Thursday, April 26, 2018

`What Soothes the Frailty of Human Nature'

“He does not march boldly along with the crowd, but steals off the pavement to pick his way in the contrary direction. He prefers bye-ways to highways.”

And who doesn’t? Crowds are noisy and block the scenery. They induce claustrophobia and discourage thought. How much thinking is accomplished at a rock concert, street protest or political convention? Crowds erase us. For some, that’s the attraction.

“When the full tide of human life pours along to some festive shew, to some pageant of a day, Elia would stand on one side to look over an old book-stall, or stroll down some deserted pathway in search of a pensive inscription over a tottering door-way, or some quaint device in architecture, illustrative of embryo art and ancient manners.”

“Elia” gives it away. This is Hazlitt writing about his unlikely friend Charles Lamb in The Spirit of the Age (1825). “Unlikely” because for Lamb anything might prove fodder for comedy, while Hazlitt had a broad earnest streak. He wasted his final years writing a four-volume biography of Napoleon. One of his finest essays is “On the Pleasure of Hating.” Two such contrasting friends turned themselves into the most charming essayists in the language, along with Dr. Johnson, whose style Hazlitt described as “always upon stilts.”

“Mr. Lamb has the very soul of an antiquarian, as this implies a reflecting humanity; the film of the past hovers for ever before him. He is shy, sensitive, the reverse of every thing coarse, vulgar, obtrusive, and common-place.”     

Lamb was tougher than Hazlitt implies. For thirty-eight years he cared for his mentally ill sister, “Mad” Mary Lamb, who had fatally stabbed their mother with a kitchen knife. About the nature of Lamb’s soul, Hazlitt is correct. When an editor declined to publish his sonnet, Lamb wrote: “Damn the age; I will write for Antiquity!” His favorite genre was old.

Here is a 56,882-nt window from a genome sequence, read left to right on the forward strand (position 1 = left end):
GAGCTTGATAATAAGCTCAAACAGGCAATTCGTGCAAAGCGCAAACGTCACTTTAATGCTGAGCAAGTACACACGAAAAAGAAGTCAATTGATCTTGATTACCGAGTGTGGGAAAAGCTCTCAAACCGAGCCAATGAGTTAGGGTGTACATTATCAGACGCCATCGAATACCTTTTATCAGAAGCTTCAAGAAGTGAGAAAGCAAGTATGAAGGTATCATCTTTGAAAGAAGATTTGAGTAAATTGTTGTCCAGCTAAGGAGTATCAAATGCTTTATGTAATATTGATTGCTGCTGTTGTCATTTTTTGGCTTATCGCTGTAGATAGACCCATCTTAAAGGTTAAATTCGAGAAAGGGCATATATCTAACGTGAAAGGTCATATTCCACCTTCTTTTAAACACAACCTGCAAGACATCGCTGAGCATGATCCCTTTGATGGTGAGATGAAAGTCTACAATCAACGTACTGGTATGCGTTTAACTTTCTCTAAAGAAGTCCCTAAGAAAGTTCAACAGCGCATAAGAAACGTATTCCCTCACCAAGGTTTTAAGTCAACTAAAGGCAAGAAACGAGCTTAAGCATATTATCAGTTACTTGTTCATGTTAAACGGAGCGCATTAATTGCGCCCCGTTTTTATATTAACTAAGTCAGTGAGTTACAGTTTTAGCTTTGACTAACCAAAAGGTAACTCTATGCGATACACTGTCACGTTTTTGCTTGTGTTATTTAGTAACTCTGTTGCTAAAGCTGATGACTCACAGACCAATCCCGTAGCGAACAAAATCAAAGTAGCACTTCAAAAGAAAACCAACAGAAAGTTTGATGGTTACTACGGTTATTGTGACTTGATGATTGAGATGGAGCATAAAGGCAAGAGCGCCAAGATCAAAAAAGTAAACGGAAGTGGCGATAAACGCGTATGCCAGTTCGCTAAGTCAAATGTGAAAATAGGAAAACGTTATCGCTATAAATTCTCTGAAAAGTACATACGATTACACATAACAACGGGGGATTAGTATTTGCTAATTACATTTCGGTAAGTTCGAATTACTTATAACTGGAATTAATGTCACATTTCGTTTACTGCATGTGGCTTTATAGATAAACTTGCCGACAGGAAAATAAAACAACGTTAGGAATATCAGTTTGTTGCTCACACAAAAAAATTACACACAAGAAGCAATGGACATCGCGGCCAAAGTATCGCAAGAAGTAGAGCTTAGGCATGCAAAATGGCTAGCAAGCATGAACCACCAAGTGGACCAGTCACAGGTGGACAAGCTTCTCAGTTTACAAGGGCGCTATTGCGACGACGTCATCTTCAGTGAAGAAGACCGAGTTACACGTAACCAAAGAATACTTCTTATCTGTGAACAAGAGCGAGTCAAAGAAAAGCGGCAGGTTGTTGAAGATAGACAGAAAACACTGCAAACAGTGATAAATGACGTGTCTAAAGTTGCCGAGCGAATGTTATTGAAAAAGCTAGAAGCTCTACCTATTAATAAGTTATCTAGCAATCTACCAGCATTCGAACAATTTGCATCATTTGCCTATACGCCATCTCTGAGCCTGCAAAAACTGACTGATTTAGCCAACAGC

“He has none of the turbulence or froth of new-fangled opinions. His style runs pure and clear, though it may often take an underground course, or be conveyed through old-fashioned conduit-pipes. Mr. Lamb does not court popularity, nor strut in gaudy plumes, but shrinks from every kind of ostentatious and obvious pretension into the retirement of his own mind.”

Lamb assumed that any popular opinion was not only wrong but probably dangerous. Few writers are so indifferent to fashion, and fewer are so militantly themselves.

“Mr. Lamb rather affects and is tenacious of the obscure and remote: of that which rests on its own intrinsic and silent merit; which scorns all alliance, or even the suspicion of owing any thing to noisy clamour, to the glare of circumstances. There is a fine tone of chiaro-scuro, a moral perspective in his writings. He delights to dwell on that which is fresh to the eye of memory; he yearns after and covets what soothes the frailty of human nature. That touches him most nearly which is withdrawn to a certain distance, which verges on the borders of oblivion:— that piques and provokes his fancy most, which is hid from a superficial glance.”

Typically, when Lamb played the parlour game described in Hazlitt’s “Of Persons One Would Wish to Have Seen,” he chose to meet two seventeenth-century savants, Sir Thomas Browne and Fulke Greville, who might show up on my short list as well. Here is Lamb on the author of Caelica:

“`As to Fulke Greville, he is like nothing but one of his own `Prologues spoken by the ghost of an old king of Ormus,’ a truly formidable and inviting personage: his style is apocalyptical, cabalistical, a knot worthy of such an apparition to untie; and for the unravelling a passage or two, I would stand the brunt of an encounter with so portentous a commentator!’ `I am afraid, in that case,’ said Ayrton, `that if the mystery were once cleared up, the merit might be lost;’ and turning to me, whispered a friendly apprehension, that while Lamb continued to admire these old crabbed authors, he would never become a popular writer."

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